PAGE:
I love winter and the tradition of the decorated and lighted tree. When I was a little boy, it always felt so connected to the time of the year, the elements, the snow and darkness. Even then, I sensed the pagan roots of this tradition and now that I am an adult, I love it even more.
Descended from the Roman festival of Saturnalia, and from Pagans and Druids from all over Europe, the tree is an expression of the season: deciduous trees, plants, flowers, and crops die off (or go dormant) while the pine remains magically alive, the only thing that stays green in the natural world (the Latin word sempervirent = evergreen) at this time of year. It only makes sense to honor the earth, the season, and the fir itself by bringing it inside to decorate and echo the look of the land.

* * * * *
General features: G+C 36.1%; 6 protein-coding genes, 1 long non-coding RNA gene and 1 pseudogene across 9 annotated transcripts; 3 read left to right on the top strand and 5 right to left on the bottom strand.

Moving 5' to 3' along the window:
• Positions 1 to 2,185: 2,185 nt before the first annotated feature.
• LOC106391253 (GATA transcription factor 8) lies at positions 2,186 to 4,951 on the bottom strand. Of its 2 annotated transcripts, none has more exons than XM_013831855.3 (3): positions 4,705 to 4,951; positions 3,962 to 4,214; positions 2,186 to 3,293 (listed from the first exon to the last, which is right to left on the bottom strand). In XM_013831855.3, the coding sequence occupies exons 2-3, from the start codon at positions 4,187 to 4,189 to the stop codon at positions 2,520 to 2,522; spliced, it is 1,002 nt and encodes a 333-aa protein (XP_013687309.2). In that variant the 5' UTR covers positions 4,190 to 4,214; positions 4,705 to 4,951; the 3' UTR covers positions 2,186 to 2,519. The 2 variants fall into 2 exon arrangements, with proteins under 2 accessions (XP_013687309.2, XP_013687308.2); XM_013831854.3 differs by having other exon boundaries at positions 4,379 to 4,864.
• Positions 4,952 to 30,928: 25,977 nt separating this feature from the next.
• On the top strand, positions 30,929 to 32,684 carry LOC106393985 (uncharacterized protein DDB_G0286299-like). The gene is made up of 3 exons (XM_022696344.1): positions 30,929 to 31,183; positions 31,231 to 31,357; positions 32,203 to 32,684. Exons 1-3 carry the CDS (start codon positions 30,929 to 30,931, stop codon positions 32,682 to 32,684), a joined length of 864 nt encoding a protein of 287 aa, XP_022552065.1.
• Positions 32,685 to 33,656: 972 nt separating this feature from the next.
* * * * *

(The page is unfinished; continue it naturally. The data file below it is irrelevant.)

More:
This is the time of the Winter Solstice, short grey days and long dark nights, where twinkling stars are visible for so much longer. As an homage to the winter sky, lights are put on the tree, again echoing the natural world. It’s also reminiscent of the bonfires many different pagan cultures lit around the countryside to ward off the darkness and chill; lights on the tree bring some light and warmth to this lifeless time of year, and speak to a time when the days will eventually grow longer, the planet will again tilt, and summer will return.